Quieting down

I had looked forward to spending almost the entire month of December in New York, hoping to find some grounding time at home after being on the road for 10 weeks this fall.  However, I soon filled this time with more and more commitments, busying myself with endless projects, appointments, and obligations.  There was certainly fun and enriching time to be had, but by December 21st, before flying to see my family for the holidays, I reached a tipping point.  I had a mysteriously swollen ankle and was continually breaking and spilling things in my home as I cleaned and packed.  I knew these things were a call to listen, and the world around me was speaking loud and clear.  I had been home for three much-anticipated weeks, and had yet to spend a single quiet night on my sofa enjoying my home…one of my favorite activities!

An over-booked, over-filled life had become my norm.  How much did I really need to take on?  What was wrong with an unfilled hour (or day!) on my iCal?  There is fear of this quiet time…when the noise drops away, we are left to face what is really there.  It looks different for everyone…how or what we use to distract ourselves, i.e. ‘keep the volume up’, and what we are ultimately distracting ourselves from.  ‘Facing what’s there’ could sound a bit doomsday, but essentially it’s an uncovering of deeper insights of who we are, what is important, and what rules of life are we subscribing to.  And sometimes it really just takes a brief moment of ‘no distractions’ to check-in and realign priorities.  Other times, it takes a full-on swollen ankle and a couple broken vases and glasses.  I’m happy it wasn’t more.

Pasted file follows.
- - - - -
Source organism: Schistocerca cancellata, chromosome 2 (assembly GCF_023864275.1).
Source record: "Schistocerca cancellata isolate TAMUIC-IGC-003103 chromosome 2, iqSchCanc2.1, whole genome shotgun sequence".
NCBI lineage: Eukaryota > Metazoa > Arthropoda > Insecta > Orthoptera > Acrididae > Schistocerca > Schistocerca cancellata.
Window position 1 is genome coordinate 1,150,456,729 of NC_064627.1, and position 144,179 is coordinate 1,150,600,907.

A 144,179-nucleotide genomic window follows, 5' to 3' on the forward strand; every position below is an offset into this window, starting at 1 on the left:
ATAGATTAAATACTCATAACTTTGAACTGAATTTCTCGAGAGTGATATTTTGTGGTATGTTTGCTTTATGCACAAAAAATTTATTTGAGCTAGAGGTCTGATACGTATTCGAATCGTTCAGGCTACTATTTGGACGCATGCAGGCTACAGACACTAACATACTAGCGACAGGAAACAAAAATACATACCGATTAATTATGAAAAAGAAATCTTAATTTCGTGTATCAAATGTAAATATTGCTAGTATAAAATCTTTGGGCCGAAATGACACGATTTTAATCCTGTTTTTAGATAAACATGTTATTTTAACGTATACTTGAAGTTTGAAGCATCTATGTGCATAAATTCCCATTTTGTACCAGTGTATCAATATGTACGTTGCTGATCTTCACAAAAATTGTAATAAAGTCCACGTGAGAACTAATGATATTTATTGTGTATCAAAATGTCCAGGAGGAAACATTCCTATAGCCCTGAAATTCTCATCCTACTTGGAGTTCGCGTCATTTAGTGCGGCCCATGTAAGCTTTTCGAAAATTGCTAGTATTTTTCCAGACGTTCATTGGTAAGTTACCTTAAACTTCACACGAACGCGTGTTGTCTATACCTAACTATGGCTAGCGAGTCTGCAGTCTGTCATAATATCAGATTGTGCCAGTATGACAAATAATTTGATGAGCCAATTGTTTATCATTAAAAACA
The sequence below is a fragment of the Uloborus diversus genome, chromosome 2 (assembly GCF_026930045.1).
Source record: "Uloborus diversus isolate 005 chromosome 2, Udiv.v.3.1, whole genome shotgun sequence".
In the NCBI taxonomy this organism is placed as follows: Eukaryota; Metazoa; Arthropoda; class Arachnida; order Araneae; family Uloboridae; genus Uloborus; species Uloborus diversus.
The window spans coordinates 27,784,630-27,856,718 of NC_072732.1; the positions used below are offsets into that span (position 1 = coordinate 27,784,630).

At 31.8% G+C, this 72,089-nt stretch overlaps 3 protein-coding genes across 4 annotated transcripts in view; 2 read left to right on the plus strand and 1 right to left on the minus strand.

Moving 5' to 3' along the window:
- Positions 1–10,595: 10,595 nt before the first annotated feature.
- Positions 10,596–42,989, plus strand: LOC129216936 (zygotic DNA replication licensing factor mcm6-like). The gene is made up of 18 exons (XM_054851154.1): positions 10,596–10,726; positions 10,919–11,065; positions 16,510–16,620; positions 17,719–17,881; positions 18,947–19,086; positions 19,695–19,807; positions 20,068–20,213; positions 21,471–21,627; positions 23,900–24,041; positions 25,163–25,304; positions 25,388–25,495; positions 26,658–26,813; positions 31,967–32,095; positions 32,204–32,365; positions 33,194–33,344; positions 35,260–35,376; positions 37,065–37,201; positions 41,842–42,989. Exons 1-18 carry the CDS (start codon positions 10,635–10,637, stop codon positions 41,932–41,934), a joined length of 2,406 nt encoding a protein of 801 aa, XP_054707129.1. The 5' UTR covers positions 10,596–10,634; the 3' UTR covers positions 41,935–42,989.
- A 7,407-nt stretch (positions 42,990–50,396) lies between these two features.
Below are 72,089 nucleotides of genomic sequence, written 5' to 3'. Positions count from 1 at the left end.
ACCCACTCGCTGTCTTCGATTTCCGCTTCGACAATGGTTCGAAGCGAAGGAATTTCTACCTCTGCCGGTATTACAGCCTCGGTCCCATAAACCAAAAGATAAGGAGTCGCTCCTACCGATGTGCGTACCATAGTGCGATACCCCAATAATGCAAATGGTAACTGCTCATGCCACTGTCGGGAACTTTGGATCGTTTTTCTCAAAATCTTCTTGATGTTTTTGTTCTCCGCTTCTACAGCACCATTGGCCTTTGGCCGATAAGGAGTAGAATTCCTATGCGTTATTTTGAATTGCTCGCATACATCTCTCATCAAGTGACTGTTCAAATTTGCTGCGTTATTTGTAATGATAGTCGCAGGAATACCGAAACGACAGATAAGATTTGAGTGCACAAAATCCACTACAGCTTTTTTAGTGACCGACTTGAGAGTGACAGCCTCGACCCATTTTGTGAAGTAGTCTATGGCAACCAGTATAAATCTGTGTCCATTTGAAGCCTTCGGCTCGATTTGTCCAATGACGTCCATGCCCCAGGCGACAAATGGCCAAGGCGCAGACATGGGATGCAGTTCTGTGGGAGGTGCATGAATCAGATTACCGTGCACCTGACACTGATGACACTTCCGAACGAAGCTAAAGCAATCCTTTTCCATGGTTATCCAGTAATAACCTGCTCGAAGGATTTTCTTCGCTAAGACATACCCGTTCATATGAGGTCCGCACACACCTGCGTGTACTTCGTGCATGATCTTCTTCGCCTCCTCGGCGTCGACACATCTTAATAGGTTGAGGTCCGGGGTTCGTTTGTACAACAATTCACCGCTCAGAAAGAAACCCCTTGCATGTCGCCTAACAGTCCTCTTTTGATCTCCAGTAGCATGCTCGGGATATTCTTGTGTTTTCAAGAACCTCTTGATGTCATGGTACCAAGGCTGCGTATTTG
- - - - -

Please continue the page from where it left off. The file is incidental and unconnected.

I’m  also happy for all the things I’ve done this year–the new relationships I formed, the places I’ve traveled, the projects I took on.  But it makes sense that as my ‘commitment’ cup runneth over, I’ve been instinctively seeking to read about minimalist living and Rilke’s writing on solitude, two meaningful things I’ve come across and am happy to share with you.  As this year ends and a new one begins, I wish you abundant time for quieting down…as if to tune the radio dial in more clearly to who you are and how you want to spend your precious time in this world.


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